Unit 3: Light and Optical Instruments J. Pulickeel January 2007
What is light? Light is the form of energy that we can see. Two sources of natural light are the Sun and fire.
Good Morning Starshine! The Sun is a star; all stars are sources of light. Light radiates (spreads out) from the Sun in all directions. Radiant Energy is energy emitted as waves or rays in all directions Radiant energy does not have to travel through matter. Radiation is the transfer of radiant energy (like light) It is our primary source of energy. All forms of energy derive from the sun Less than 0.0000001% (1/10 000 000) of the sun’s light hits the earth.
Slightly Off Topic… Did you know light from the Sun is produced by nuclear fusion of hydrogen particles? The Sun is composed of about 70% hydrogen. When the hydrogen particles fuse (combine) they form a particle called helium. During the process, an enormous amount of energy is released as heat and light. The temperature inside the sun is about 16 000 000 °C Helium
How do we see light sources? Light travels from a source to our eyes. We can see sources in a dark room.
How do we see things that are not sources of light? Light bounces off and some reaches our eyes. If there is no light we cannot see anything!
TWO BASIC PROPERTIES OF LIGHT There are TWO basic properties of light Property No. 1 Light is a form of energy
Property One Light is a form of Energy When light hits a surface, it can be absorbed by the surface. When it is, it can be transformed into several different forms of energy such as: Thermal - Sunlight cause a black sweater to get warm Electrical- Solar cells change light into electricity Chemical- Photosynthesis
Property One Light is a form of Energy The brightness (or intensity) of the light indicates how much energy a surface will receive. A surface can absorb more energy if the brightness intensifies Examples The pavement in the summer can get very hot, but will feel only warm if the clouds are out. Sitting in front of the window on a winter day can feel really nice if its sunny outside! Intensity (energy hitting the earth) increase Intensity (energy hitting the earth) decrease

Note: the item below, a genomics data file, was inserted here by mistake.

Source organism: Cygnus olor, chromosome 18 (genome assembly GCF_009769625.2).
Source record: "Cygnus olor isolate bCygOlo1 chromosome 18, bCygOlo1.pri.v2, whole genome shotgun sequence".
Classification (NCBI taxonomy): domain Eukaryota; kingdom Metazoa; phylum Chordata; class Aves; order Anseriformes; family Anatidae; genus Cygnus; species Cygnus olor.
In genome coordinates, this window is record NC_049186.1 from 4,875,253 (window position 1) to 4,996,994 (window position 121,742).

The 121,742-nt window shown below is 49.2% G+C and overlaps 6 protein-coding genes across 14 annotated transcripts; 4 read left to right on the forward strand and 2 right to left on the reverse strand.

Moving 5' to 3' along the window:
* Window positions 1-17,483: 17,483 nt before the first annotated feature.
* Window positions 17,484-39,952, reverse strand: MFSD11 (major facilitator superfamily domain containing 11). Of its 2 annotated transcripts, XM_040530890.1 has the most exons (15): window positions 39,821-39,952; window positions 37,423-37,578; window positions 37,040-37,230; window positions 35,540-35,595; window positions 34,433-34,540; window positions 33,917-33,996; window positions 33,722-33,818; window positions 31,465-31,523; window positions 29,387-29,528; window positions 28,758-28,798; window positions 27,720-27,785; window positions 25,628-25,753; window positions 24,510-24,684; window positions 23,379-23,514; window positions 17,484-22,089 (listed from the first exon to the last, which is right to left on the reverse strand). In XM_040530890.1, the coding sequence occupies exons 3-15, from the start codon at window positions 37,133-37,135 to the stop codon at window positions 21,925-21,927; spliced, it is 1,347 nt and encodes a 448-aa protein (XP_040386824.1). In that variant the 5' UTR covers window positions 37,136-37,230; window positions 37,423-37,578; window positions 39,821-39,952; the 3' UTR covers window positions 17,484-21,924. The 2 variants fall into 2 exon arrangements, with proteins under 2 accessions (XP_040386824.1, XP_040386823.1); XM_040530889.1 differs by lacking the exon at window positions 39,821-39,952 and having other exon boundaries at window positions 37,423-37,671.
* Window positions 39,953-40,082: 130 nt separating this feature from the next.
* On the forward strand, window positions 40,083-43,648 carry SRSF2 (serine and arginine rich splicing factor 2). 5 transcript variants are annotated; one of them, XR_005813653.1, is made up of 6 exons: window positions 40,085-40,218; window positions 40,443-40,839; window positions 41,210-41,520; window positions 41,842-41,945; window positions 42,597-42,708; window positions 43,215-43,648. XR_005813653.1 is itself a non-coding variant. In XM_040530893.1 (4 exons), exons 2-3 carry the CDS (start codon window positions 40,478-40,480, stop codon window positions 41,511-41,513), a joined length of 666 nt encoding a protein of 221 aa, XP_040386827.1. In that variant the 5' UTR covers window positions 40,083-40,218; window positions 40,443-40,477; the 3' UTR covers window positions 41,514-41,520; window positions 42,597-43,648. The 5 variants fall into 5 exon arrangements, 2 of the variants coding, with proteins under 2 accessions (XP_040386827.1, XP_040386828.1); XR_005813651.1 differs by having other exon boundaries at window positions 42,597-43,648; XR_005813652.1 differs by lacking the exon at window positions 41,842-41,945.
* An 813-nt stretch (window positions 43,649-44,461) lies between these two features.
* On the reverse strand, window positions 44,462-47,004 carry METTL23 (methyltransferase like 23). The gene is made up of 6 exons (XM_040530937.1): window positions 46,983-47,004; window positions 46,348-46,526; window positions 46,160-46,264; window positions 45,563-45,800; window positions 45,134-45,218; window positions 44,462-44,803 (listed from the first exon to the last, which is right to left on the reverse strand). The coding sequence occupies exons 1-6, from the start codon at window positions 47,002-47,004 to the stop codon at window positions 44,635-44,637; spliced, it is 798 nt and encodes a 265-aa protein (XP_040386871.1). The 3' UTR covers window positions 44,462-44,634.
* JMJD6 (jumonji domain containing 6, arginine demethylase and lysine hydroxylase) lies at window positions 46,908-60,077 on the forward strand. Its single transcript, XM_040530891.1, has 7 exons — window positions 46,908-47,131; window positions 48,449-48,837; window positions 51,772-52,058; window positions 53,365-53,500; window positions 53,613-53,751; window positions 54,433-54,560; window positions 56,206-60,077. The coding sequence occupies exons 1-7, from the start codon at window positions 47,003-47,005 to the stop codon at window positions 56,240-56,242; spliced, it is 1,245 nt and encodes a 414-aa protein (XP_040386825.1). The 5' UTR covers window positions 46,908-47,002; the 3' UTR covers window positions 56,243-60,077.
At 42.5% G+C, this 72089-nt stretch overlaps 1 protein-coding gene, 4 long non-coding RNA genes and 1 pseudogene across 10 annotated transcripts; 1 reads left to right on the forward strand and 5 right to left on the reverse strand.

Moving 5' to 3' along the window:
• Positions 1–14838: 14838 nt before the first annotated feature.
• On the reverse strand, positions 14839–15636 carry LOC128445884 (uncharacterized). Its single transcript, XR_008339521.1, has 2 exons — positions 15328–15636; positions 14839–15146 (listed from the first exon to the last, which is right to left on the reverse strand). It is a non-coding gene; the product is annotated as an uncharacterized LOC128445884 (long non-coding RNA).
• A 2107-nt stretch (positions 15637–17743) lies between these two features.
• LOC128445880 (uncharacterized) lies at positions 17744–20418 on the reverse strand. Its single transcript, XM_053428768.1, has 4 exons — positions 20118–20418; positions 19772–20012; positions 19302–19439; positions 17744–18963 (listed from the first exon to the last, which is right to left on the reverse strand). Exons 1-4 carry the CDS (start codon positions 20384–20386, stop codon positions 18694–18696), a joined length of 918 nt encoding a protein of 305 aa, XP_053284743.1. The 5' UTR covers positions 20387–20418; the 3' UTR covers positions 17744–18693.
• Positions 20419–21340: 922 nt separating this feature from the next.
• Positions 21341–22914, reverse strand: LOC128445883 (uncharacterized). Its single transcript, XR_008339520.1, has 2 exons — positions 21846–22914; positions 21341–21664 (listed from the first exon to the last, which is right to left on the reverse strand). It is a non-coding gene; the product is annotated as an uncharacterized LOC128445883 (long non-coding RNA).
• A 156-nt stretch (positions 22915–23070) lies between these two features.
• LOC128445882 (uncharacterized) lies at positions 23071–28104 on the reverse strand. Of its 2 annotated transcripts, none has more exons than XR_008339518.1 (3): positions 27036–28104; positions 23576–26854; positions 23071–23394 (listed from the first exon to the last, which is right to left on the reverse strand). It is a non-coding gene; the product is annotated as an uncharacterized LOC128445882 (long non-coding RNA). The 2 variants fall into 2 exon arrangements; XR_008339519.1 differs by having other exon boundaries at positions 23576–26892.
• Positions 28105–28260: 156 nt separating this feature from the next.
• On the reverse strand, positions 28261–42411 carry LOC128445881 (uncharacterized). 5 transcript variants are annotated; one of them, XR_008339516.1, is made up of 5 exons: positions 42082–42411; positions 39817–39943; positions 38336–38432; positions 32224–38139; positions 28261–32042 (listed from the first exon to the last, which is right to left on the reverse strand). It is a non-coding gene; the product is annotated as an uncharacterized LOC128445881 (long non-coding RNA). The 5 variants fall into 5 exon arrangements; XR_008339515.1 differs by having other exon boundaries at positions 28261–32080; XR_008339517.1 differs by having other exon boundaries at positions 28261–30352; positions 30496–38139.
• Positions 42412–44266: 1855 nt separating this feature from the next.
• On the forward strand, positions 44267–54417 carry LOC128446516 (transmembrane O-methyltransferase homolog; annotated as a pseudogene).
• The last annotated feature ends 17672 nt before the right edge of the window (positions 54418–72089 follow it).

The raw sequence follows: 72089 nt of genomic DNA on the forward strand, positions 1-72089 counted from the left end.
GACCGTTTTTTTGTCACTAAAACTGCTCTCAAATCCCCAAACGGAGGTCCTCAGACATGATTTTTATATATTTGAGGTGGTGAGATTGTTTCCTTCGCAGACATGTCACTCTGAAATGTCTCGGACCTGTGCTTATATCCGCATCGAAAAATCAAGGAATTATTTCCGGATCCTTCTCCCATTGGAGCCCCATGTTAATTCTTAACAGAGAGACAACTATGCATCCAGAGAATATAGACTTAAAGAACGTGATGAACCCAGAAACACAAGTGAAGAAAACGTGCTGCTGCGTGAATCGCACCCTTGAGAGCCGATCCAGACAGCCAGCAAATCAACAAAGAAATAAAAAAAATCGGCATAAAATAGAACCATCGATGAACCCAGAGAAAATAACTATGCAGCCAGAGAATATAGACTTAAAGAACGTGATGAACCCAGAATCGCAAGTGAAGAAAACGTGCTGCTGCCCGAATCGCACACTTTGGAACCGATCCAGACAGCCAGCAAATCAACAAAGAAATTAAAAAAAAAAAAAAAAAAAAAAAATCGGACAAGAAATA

TWO BASIC PROPERTIES OF LIGHT Light travels in a straight line Property No. 2 If you stand in front of a movie screen, part of the view will be blocked. This is because light will not bend around you to reach the screen.
Property Two Light Travels in a Straight Line Until light strikes something, it will continue to travel in a straight line. If light strikes a clear substance, like water or a window, it will pass through them. These media are transparent. Other media let light through diffusely. These media are called translucent. Wax paper is translucent. Finally some materials will not allow any light to pass through. These materials are called opaque. Examples include books
Artificial Light Sources Unfortunately the Sun does not always provide us with light, so it is necessary for artificial sources of light. All light is created by converting a different form of energy into light Candles Flashlight Chemical Energy Electrical Energy
Sources of Artificial Light Incandescent Light Sources Incandescent light sources are sources that are heated to such a high temperature that they emit visible light. The visible light emitted by a hot object is called incandescence. Candles and Light bulbs are examples of incandescent light sources. In the light bulb, the filament becomes so hot that it glows white. Electrical EnergyVisible Light EnergyThermal Energy